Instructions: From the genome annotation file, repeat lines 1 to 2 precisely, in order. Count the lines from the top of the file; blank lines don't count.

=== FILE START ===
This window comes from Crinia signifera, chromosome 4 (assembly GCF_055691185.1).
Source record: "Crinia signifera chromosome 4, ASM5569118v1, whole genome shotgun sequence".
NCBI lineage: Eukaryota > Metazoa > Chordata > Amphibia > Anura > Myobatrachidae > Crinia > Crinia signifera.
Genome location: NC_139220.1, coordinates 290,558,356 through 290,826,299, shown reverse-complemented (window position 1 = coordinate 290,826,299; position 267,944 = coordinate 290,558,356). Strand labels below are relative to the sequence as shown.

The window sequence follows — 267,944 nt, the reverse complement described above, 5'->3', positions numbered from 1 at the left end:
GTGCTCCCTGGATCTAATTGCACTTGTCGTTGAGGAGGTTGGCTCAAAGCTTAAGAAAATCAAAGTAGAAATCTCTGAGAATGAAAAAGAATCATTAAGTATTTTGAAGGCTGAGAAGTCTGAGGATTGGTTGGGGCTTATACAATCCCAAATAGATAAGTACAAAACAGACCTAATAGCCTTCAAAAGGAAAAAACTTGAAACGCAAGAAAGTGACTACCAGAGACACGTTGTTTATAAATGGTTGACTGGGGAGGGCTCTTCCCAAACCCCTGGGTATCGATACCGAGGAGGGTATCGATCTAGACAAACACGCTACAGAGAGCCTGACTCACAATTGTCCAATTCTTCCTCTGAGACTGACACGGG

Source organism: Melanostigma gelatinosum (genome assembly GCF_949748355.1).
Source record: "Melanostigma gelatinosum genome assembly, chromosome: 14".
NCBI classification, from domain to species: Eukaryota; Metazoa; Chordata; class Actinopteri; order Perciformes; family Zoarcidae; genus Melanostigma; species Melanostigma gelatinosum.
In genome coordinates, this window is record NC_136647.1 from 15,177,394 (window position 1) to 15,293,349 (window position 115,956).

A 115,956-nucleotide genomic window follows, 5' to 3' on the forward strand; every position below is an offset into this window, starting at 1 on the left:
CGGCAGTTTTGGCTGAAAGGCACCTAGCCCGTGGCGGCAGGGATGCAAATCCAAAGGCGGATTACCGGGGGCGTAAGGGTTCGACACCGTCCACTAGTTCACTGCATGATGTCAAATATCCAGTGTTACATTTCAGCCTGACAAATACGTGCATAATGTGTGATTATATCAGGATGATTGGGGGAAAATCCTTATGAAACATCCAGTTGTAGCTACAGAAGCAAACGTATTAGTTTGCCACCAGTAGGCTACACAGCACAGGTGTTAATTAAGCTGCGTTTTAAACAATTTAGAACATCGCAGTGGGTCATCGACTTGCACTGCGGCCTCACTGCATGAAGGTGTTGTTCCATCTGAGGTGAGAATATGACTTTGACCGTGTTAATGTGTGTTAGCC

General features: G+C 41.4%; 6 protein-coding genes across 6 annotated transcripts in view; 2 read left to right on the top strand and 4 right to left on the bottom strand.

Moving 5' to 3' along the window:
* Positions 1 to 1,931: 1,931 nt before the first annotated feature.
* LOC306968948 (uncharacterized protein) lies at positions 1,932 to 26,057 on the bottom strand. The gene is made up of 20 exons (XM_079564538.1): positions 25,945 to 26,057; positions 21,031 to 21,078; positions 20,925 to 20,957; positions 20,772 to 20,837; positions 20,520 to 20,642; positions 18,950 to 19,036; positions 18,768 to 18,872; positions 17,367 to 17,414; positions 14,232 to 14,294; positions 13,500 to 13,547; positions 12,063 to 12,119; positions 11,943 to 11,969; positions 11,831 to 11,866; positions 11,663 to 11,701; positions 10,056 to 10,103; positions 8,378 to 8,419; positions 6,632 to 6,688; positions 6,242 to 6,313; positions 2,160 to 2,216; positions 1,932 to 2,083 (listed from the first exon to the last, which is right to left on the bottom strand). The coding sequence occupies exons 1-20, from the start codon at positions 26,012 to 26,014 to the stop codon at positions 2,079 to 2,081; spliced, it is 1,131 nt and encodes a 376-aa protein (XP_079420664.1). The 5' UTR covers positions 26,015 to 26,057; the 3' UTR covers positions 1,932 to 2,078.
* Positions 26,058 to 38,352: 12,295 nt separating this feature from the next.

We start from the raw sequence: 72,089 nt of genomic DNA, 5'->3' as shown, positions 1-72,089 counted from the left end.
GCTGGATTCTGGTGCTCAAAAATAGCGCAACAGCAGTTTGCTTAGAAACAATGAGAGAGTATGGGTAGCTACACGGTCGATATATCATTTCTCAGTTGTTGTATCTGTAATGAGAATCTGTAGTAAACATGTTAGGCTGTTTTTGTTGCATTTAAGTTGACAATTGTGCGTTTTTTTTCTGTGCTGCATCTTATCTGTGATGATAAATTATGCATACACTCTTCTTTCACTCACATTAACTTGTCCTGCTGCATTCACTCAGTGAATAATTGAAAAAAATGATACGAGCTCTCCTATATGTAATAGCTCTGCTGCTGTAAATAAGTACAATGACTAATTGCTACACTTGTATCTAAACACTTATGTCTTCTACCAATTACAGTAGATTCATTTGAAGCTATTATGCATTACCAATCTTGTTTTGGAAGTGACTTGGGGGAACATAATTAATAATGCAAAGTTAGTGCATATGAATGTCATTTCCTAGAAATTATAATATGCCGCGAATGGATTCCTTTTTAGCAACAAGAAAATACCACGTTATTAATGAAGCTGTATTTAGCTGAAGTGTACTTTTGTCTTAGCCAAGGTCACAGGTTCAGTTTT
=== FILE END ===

This window comes from Crinia signifera, chromosome 4 (assembly GCF_055691185.1).
Source record: "Crinia signifera chromosome 4, ASM5569118v1, whole genome shotgun sequence".